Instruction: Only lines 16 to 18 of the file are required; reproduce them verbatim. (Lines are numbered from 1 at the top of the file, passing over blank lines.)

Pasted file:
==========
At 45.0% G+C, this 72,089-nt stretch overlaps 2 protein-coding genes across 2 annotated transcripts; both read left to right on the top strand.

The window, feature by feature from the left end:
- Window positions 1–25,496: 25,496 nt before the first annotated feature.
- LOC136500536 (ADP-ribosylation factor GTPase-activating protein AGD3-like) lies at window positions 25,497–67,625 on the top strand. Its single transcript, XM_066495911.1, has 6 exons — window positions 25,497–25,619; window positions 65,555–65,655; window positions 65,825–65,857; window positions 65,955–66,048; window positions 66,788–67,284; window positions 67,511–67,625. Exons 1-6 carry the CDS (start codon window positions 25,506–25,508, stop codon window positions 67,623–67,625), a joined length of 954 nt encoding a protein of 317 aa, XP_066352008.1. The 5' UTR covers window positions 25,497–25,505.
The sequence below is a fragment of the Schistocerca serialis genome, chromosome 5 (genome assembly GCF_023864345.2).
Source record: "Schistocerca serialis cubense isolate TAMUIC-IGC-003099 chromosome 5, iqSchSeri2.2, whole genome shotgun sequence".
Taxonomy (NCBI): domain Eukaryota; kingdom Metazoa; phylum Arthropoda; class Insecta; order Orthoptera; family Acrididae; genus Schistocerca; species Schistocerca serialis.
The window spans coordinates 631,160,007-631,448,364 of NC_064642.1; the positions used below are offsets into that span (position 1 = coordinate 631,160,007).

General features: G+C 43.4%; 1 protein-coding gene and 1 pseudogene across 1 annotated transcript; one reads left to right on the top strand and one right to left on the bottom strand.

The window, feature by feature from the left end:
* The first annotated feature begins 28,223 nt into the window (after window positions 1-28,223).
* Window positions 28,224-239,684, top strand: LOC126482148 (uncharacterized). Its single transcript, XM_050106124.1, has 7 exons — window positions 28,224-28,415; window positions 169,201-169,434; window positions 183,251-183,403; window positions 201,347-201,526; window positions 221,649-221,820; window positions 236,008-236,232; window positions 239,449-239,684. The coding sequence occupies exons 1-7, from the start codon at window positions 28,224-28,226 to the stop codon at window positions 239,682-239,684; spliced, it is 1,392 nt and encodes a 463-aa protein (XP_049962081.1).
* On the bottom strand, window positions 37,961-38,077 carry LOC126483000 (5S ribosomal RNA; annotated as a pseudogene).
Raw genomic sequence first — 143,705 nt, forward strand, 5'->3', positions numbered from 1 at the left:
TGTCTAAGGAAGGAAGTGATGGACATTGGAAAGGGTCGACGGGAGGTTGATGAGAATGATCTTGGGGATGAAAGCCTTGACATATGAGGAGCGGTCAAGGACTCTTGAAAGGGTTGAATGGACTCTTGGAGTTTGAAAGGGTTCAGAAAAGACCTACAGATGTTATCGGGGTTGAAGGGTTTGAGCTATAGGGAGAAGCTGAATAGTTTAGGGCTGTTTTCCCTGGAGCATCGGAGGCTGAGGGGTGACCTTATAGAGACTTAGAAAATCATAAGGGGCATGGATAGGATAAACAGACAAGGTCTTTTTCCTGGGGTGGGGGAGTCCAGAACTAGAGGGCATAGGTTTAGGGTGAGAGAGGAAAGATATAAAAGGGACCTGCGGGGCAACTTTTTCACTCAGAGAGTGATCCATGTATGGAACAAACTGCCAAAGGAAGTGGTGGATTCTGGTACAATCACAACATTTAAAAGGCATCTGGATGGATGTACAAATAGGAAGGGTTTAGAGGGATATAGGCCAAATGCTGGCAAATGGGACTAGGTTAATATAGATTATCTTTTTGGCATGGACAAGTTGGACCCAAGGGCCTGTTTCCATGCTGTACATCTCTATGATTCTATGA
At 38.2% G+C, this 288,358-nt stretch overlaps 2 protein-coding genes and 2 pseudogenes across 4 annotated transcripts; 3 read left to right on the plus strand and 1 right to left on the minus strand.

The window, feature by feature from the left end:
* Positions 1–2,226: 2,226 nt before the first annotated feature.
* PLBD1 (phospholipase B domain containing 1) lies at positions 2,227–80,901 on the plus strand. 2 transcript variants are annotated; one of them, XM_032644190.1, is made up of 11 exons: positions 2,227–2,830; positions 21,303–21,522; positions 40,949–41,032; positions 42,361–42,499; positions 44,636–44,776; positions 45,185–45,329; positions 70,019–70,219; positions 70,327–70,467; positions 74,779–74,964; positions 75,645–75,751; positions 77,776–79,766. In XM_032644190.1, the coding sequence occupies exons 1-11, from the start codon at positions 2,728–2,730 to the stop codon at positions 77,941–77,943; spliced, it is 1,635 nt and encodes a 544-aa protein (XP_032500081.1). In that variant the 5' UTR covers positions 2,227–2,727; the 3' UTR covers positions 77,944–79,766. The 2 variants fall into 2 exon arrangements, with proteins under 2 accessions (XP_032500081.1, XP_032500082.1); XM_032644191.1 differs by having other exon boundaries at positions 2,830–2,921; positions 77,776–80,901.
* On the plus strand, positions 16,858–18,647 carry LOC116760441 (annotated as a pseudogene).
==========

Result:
At 38.2% G+C, this 288,358-nt stretch overlaps 2 protein-coding genes and 2 pseudogenes across 4 annotated transcripts; 3 read left to right on the plus strand and 1 right to left on the minus strand.

The window, feature by feature from the left end:
* Positions 1–2,226: 2,226 nt before the first annotated feature.